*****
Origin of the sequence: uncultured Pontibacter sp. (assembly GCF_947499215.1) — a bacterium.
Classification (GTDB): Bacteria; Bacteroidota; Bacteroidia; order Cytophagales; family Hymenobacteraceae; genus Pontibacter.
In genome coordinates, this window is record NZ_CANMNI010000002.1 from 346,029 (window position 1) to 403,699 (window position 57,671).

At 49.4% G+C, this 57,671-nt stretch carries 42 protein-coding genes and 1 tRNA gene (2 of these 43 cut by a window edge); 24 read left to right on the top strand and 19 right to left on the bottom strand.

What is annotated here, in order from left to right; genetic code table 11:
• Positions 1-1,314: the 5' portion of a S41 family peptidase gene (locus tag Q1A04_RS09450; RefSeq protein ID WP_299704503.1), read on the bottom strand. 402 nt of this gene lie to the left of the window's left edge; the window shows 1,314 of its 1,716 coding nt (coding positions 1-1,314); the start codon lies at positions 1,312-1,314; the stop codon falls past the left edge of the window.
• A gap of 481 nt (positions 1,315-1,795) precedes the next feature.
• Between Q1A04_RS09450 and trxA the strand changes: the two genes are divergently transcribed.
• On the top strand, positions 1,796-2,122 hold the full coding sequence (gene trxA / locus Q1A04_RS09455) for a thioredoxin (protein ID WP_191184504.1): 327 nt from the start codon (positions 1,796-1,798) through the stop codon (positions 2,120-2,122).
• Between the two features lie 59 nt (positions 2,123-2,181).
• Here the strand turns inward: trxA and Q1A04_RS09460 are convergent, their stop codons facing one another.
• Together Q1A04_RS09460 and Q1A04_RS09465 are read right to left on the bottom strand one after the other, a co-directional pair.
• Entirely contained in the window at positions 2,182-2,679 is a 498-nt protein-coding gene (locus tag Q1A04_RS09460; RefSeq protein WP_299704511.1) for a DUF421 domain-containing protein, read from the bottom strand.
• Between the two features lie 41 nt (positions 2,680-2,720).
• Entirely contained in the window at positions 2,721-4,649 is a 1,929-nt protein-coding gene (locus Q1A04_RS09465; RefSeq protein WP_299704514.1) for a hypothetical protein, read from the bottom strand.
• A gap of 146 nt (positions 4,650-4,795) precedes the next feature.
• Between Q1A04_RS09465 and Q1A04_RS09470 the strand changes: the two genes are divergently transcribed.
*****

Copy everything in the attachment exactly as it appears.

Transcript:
Origin of the sequence: uncultured Pontibacter sp. (assembly GCF_947499215.1) — a bacterium.
Classification (GTDB): Bacteria; Bacteroidota; Bacteroidia; order Cytophagales; family Hymenobacteraceae; genus Pontibacter.
In genome coordinates, this window is record NZ_CANMNI010000002.1 from 346,029 (window position 1) to 403,699 (window position 57,671).

At 49.4% G+C, this 57,671-nt stretch carries 42 protein-coding genes and 1 tRNA gene (2 of these 43 cut by a window edge); 24 read left to right on the top strand and 19 right to left on the bottom strand.

What is annotated here, in order from left to right; genetic code table 11:
• Positions 1-1,314: the 5' portion of a S41 family peptidase gene (locus tag Q1A04_RS09450; RefSeq protein ID WP_299704503.1), read on the bottom strand. 402 nt of this gene lie to the left of the window's left edge; the window shows 1,314 of its 1,716 coding nt (coding positions 1-1,314); the start codon lies at positions 1,312-1,314; the stop codon falls past the left edge of the window.
• A gap of 481 nt (positions 1,315-1,795) precedes the next feature.
• Between Q1A04_RS09450 and trxA the strand changes: the two genes are divergently transcribed.
• On the top strand, positions 1,796-2,122 hold the full coding sequence (gene trxA / locus Q1A04_RS09455) for a thioredoxin (protein ID WP_191184504.1): 327 nt from the start codon (positions 1,796-1,798) through the stop codon (positions 2,120-2,122).
• Between the two features lie 59 nt (positions 2,123-2,181).
• Here the strand turns inward: trxA and Q1A04_RS09460 are convergent, their stop codons facing one another.
• Together Q1A04_RS09460 and Q1A04_RS09465 are read right to left on the bottom strand one after the other, a co-directional pair.
• Entirely contained in the window at positions 2,182-2,679 is a 498-nt protein-coding gene (locus tag Q1A04_RS09460; RefSeq protein WP_299704511.1) for a DUF421 domain-containing protein, read from the bottom strand.
• Between the two features lie 41 nt (positions 2,680-2,720).
• Entirely contained in the window at positions 2,721-4,649 is a 1,929-nt protein-coding gene (locus Q1A04_RS09465; RefSeq protein WP_299704514.1) for a hypothetical protein, read from the bottom strand.
• A gap of 146 nt (positions 4,650-4,795) precedes the next feature.
• Between Q1A04_RS09465 and Q1A04_RS09470 the strand changes: the two genes are divergently transcribed.